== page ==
Science & Nature Archive

Friday, March 28, 2008

A (Somewhat) Brief Introduction to Evolution

Evolutionary TreeThe other night, we went out to eat with some friends. I forget why, but for whatever reason my daughter was going through, with our help, trying to think up a mammal for every letter of the alphabet (aardvark, bear, cat...) Well, for P she picked platypus, so when the game was all over, it got us to talking about them. And I foget exactly how the next part came up, but the guy I was talking to brought up that he couldn't see how they were related to other mammals, and that he really doubted the whole theory of evolution. I tell ya what - get a couple beers in me and then tell me you don't accept evolution, and just see what type of conversation gets going. Boy, was it fun. Unfortunately, I don't think I did much convincing. It had nothing to do with the beer, but a whole lot to do with the fact that discussions like that are basically my word vs. your word. Considering that I'm not a biologist or in any related field, and it makes my word worth that much less. So, I decided to write up an e-mail to send him, along with links to lots of sources backing it up. Once I got through with typing it, I figured that it made for a decent general introduction to evolution. Maybe at some point I'll clean it up and make a good essay out of it, but even in its rough e-mail form, I figure it makes for a decent blog entry. So, if you want to read it, go head below the fold.

Continue reading "A (Somewhat) Brief Introduction to Evolution" »

Friday, March 7, 2008

Book Review - At the Water's Edge

The full title of this book is At the Water's Edge : Fish with Fingers, Whales with Legs, and How Life Came Ashore but Then Went Back to Sea. It was written by Carl Zimmer, and as the long title suggests, is all about those two dramatic transitions of life evolving into such distinct environments. This book was great - one of the best non-fiction books I've read in a while. It was just the right blend of story telling, concepts, and evidence, and made for a very compelling read. In fact, I think I finished it in less than a week.

When I reviewed another book by Zimmer, the Smithsonian Intimate Guide to Human Origins, I commented that it wasn't very in depth. At only 176 pages, much of them filled with photos and illustrations, it was a little light on commentary. At the Water's Edge is very different in this regard. It's 304 pages, filled with small print, with only enough diagrams as are needed to illustrate a few key points. It's not a tome, by any means, but it certainly provides Zimmer with enough space to do this subject justice.

The book is divided into basically two halves - the first dealing with the transition from lobe finned fish to early tetrapods, and the second half dealing with the transition from mesonychids to dolphins and whales. As would be expected, both halves deal with the specifics of each of those cases - transitional forms that have been discovered, environmental pressures that would drive the transition, etc. However, mixed throughout the entire book are also sections on general theory. There's a nice section on development in the beginning, covering such topics as Hox genes and non-genetic factors; he describes exaptation; there's another section on cladistics; as well as sections on many other concepts related to evolution.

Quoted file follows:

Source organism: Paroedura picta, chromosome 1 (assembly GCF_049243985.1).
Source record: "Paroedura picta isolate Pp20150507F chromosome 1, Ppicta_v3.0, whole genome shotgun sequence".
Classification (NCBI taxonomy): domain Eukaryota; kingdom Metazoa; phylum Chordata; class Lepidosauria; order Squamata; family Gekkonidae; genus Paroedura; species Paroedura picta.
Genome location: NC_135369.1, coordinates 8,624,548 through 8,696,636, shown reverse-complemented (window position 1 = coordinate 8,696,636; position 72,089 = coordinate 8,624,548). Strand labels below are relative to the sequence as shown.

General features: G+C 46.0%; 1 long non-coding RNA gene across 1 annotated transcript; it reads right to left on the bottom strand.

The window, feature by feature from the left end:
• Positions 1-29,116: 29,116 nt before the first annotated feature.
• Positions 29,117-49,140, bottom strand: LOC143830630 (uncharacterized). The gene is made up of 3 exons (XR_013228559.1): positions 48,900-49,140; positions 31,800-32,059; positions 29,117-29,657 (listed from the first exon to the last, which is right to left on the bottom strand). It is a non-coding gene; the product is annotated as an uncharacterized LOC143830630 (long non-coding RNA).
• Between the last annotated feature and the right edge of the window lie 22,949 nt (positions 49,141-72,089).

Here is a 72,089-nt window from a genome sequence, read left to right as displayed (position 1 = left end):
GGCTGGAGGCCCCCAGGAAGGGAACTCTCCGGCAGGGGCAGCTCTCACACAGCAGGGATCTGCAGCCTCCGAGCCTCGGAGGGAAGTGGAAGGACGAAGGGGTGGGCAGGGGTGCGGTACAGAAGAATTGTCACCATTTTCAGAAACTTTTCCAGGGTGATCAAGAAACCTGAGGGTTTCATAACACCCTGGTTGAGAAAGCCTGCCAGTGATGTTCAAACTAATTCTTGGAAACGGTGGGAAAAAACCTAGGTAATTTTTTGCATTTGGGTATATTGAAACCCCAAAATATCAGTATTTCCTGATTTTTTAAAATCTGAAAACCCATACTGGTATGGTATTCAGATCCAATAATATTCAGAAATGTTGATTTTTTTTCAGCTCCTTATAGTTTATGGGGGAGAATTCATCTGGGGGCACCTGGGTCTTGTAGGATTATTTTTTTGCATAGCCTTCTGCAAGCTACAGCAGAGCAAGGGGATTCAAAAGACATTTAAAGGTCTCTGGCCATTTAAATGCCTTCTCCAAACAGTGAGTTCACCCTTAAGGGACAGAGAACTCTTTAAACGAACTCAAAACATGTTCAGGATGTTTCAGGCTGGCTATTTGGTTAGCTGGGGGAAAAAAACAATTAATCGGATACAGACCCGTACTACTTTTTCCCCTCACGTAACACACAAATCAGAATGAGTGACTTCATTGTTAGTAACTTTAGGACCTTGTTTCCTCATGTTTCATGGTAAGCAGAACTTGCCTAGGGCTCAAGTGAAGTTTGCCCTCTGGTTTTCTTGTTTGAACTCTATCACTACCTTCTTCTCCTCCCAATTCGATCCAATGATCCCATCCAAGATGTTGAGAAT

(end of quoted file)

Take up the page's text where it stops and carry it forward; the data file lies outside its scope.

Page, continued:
I learned quite a bit by reading this book. Even though I was already familiar with much of the general theory, Zimmer presented it in ways that made me think of things differently. He also introduced a few concepts, such as the evolutionary "quit point," that I hadn't thought of much before. Still, where I learned the most was in those specifics of the transitional forms between fish and tetrapods, and land mammals and whales.

I'll give one example of something very interesting I learned from this book. (In fact, this was the very first passage of the book that I read, when I first got it and was just thumbing through to see what it was like.) At some point, our ancestors must have developed lungs to breathe air, obviously. When we look at the world around us, most fish today cannot breathe atmospheric air - they rely on their gills to get oxygen from water, but also have organs similar to lungs called swim bladders, which they use to regulate their buoyancy. From that observation, you may be tempted to think that lungs are a modified swim bladder, which perhaps evolved to allow fish to survive in swamps or other oxygen poor environments. After all, what need would an ocean going fish have of lungs? I know that's what I had thought, but as it turns out, it's almost certainly wrong.

Continue reading "Book Review - At the Water's Edge" »

Friday, February 22, 2008

Book Review - Smithsonian Intimate Guide to Human Origins

I already posted a brief review of this book in my review of the Lucy's Legacy Exhibit at the Houston Museum of Natural Science. I don't really have much to add, but I thought I ought to at least give that review some closure, since I'd only read 2/3 of the book when I wrote it. I also figured this would give me a good chance to get the review into my Books section.